Politics and Resilience in a Tunis Salon

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In her film “Ain’t No Time for Women,” Sarra El Abed recalls some of the days before the 2019 Tunisian Presidential election. A group of women gather at a hair salon in the city of Tunis, where El Abed grew up. They lounge, gossip, and cajole one another about the merits of the different candidates. A day passes, or maybe more. “In the editing process, we didn’t want people to feel as if the days were passing,” El Abed told me. The result is a film that captures the distinct slowing of time that seems to happen in such moments of nervous anticipation. The election was only the second one after the ouster of the former dictator Zine el-Abidine Ben Ali; for the women in the film it’s a relatively new experience to go into an election where the name of the winner is not known in advance.

Ennahda, an Islamic-leaning political party, has been gaining popularity since the protests of 2011, and some of the women are worried what that might mean for women’s rights in the country. When the youngest woman in the salon, an eighteen-year-old about to vote for the first time, announces that she’s voting for the Ennahda candidate, the older women are dismayed. “I’m going to cut your hair really, really short for that stupid thing you’re planning to do,” a hairdresser immediately tells her. Other women chime in. They air their fears about what the conservative party would do, recalling allegations of violence that have circulated about Ennahda but have been impossible to verify. The younger woman pushes back. Talking about their dire political disagreements, the women remain high-spirited—a balance that is characteristic of the tenor of the film.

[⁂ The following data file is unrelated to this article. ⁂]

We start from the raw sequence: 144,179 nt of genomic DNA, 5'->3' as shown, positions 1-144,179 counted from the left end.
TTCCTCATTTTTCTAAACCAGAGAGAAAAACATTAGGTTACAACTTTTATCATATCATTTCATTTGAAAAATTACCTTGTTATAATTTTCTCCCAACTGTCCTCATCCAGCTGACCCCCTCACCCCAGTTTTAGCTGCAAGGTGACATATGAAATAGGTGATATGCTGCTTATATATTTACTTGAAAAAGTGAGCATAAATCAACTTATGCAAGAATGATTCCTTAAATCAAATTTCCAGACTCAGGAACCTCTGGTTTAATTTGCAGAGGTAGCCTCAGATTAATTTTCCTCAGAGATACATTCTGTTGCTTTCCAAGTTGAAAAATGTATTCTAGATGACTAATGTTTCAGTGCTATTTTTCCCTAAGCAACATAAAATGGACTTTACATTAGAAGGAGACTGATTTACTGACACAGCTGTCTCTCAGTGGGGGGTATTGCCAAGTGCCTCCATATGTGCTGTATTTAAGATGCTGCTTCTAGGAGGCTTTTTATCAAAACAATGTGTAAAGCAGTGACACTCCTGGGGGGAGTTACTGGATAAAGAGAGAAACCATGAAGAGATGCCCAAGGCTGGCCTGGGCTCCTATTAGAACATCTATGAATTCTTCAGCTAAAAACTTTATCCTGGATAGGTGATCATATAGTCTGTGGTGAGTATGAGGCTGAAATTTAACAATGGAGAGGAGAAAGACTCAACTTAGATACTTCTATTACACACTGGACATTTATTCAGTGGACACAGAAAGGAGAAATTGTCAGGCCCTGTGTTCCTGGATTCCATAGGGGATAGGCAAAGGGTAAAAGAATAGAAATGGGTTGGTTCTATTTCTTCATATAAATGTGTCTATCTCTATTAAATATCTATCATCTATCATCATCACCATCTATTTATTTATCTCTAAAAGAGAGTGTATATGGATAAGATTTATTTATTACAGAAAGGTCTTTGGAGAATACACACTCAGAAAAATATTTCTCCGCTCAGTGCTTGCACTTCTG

Throughout the documentary, dialogue is fast, snarky, and energetic. El Abed also uses a wide palette of colors, paying homage to some of her favorite filmmakers: Pedro Almodóvar and Agnès Varda. “In general, in my films, I really love when they’re colorful, even when the subject is really hard,” El Abed told me. The result is a film that captures not only a political moment but an almost national temperament, one that leads with sarcasm and levity in the face of adversity. “They have this way of making anything funny,” El Abed said, describing her fellow-Tunisians.

This predilection for buoyancy felt immediately recognizable to me. I grew up not too far away, in Egypt, where the proverb “stay light, you float” was widely repeated counsel. I thought about this collective affect for years—how entire genres of the region’s music match sad lyrics with dissonantly happy tunes. It often felt like a great gentleness, a spirited way of expressing disaffection without wearing the audience out. With time, I’ve grown to also recognize that it is a form of courage: a vigilance against the solicitations of dejection and despair. Sombre lyrics spotlight the hardship that made it necessary to adopt such willful cheer. It can be easy to misread this commitment to lightheartedness as…



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